Pickling obsessed: Every heard of a Pickled Potato?
- poached May 18, 2008 04:12 PM
My Love of a good dill pickle has brought me to making my very own, refining my dill pickle recipe to a place where I am happy with it. Now I am turing to one of my other favorite things potatos and I'm wondering about combining these loves....
I'm envisoning a potato pickled in dill with a layer of hot pepper. Maybe it's a snack like kimchi or perhaps can be pan fried?-I'll have to wait and see
So I have lots of questions before I dive in:
I have heard of pickled potaoes in Mexico but they live in the more oily realm of pickled veggies and I'm not a big fan of that.
So have you heard of anyone doing this? Was is good? Is the starch content just too high for it to work? Any pointers out there?
As you noted Potatoes are commonly pickled in Mexico along with Brocoli, Cabbage, Cauliflower, Carrots, Onions and of course various chiles. They are delicious and rarely oily... although sometimes they are seared in oil before brining... but not always.
The closest I've come to pickling potatoes is making pickled turnips, which I did this winter as an experiment. I made some dill, some with other spices, and they all came out well. I blanched them before cutting them up and putting them in the brine. If I were pickling potatoes, I would definitely use one of the waxy varieties, which would minimize the starch. (I'm sure you've thought of this, but it can't hurt to mention.)
OK so I gave the Mexican Pickle another go- I seared the veggies-instead of frying as the recipe I had called for and the results are not oily and lovely. I combined baby red potaties and sweet potato slices and it is scumptious
Now I'm on to try a dill variety- This batch I will sear then put them in a dill onion garlic brine
Many years ago, I was served a salad in a traditional white tablecloth place(which shall remain nameless to protect the guilty, and because I still go there from time to time) and it had what appeared to be a moldy hard boiled egg yolk on top. Turned out it was a small pickled potato that had been dyed a bluish tint. despite being one of the most unappetizing things I'd ever seen, I tried it only to find that it was pretty good. I just was terribly grossed by the appearance. needless to say, they quit serving them soon after. Never seen or eaten one since.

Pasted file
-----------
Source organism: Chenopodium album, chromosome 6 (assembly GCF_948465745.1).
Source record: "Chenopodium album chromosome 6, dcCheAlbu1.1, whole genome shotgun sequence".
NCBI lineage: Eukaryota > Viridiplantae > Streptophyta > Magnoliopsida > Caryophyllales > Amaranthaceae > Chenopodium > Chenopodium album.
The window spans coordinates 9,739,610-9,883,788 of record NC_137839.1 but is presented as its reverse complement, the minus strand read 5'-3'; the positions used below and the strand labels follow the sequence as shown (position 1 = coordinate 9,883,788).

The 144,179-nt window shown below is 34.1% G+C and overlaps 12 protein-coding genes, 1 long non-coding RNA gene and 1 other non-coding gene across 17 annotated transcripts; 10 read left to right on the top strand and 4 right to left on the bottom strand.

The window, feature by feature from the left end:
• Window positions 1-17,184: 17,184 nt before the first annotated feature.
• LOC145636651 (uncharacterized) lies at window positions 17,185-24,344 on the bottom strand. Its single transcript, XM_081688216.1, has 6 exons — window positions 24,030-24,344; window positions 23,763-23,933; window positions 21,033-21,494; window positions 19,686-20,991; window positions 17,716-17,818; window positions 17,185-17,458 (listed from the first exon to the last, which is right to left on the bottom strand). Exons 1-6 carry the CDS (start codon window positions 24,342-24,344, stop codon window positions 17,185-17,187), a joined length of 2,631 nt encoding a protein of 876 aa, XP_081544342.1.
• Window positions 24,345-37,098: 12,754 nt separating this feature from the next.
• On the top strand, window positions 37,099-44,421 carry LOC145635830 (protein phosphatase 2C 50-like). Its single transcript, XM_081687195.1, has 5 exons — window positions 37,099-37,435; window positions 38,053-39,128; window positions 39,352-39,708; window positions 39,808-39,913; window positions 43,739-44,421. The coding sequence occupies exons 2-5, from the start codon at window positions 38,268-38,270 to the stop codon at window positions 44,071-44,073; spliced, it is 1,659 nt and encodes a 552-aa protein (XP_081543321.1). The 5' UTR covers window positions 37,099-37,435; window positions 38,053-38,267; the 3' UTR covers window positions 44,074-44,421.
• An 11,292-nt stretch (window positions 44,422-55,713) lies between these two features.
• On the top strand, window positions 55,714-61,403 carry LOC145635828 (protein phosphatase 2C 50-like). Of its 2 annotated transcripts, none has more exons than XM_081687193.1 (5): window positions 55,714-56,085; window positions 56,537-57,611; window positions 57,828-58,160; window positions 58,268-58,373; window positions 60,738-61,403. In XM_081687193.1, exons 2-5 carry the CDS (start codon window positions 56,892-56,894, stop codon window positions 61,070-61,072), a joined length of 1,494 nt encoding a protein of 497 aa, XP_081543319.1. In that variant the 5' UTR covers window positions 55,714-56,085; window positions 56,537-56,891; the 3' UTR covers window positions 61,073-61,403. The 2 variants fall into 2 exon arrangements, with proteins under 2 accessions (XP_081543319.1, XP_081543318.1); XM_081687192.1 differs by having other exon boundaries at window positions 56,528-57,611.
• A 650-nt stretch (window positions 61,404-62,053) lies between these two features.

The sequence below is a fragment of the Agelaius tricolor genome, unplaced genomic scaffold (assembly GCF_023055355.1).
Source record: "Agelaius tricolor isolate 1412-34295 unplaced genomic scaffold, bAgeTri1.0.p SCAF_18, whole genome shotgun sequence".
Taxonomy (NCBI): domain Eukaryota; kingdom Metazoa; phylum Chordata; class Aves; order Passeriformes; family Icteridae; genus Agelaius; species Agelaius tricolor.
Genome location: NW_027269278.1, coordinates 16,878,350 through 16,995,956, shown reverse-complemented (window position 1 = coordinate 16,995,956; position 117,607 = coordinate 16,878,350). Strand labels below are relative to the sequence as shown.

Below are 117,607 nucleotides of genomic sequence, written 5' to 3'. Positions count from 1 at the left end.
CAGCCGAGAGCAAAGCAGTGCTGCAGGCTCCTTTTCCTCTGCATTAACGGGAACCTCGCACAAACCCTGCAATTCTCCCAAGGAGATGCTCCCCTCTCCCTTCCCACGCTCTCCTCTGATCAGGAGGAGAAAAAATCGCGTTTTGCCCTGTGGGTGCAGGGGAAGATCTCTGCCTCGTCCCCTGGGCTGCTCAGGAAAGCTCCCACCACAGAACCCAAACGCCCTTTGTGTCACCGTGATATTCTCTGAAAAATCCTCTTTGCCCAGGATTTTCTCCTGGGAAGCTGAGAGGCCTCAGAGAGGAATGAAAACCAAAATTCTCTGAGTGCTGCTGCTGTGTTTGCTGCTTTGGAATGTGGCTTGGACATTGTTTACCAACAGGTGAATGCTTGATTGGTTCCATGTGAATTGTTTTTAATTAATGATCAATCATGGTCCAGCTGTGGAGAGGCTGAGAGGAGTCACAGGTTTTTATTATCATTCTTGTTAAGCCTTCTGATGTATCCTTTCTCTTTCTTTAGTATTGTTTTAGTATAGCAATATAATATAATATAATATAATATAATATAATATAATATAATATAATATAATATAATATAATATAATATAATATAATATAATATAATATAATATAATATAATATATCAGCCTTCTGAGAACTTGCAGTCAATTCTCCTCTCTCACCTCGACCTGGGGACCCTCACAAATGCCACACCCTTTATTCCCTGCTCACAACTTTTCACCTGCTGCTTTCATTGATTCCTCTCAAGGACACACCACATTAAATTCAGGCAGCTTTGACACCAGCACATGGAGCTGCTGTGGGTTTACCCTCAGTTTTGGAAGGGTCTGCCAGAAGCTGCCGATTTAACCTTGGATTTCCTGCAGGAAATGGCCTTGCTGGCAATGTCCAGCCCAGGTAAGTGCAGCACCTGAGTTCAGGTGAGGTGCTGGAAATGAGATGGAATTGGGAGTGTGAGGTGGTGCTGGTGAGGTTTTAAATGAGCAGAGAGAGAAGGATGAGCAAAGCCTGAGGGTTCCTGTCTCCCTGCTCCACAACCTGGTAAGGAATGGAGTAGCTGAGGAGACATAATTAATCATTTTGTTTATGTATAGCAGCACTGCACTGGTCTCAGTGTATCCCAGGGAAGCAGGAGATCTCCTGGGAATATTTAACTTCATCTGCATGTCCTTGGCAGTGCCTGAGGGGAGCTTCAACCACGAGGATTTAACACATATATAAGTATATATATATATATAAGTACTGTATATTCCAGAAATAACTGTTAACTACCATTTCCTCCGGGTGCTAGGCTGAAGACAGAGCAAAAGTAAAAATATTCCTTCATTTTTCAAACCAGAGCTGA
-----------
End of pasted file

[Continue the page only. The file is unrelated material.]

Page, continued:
Don't think I'll start throwing in any dye jobs any time soon!
I took the potatoes to a Memorial day party and they were a big hit.
I'm still refining my recipe but I'll share what I have so far: Suggestions are always welcome
Pan Sear all vegetable seperatly & degrease on papertowels.
Add all the seared vegtables & the canned Vegetable to the rest of ingrediants in a large jar and cover with vinegar and refrigerate- wait 1 week for flavors to develops
1/4 tsp. coriander seeds
6 cloves of garlic
1/2 tsp allspice
1/2 tsp thyme
1/4 tsp marjoram
8 whole peppercorns
3 bay leaves
1 tbsp kosher salt
1 tbsp vegetable stock
20 small potatoes cut in half
5 sliced sweet potatoes
5 carrots sliced
1/4 head of caulifolwer cut into small pieces
1 onion sliced ( mix in raw)
20 strung beans halved
10 whole jalapeno
1 med. can of munshroom and it's juice
50% white and 50% Apple cider Vinegar to fill jar
(This makes alot!)
Blanching is one of the techniques commonly used in Mexico as well (I have never heard of steaming)... but you lose the flavor development from browning.
BTW... outside of the canned products... I can't think of any homemade escabeches in any Mexican eatery that have been noticeably oily.
The searing really did help develop the flavors esp. in the potatoes.
I was initially hesitant since most recipes I had read stated that you needed to fry the veggies- but I was doing my own translating and after your comment on searing I realized that I had likely misunderstood. I used very little oil and alot of heat & very little degreasing took place on the papertowels.
OK so the Dill Pickled Potato recipe is in the fridge "cooking"
I used the pickeling spice that I use on traditional dill pickles, seared the potatoes- a variety of small purple, red and yellow- and put them in a jar with raw white onion and covered them with the mixture- now I wait to see if it's ???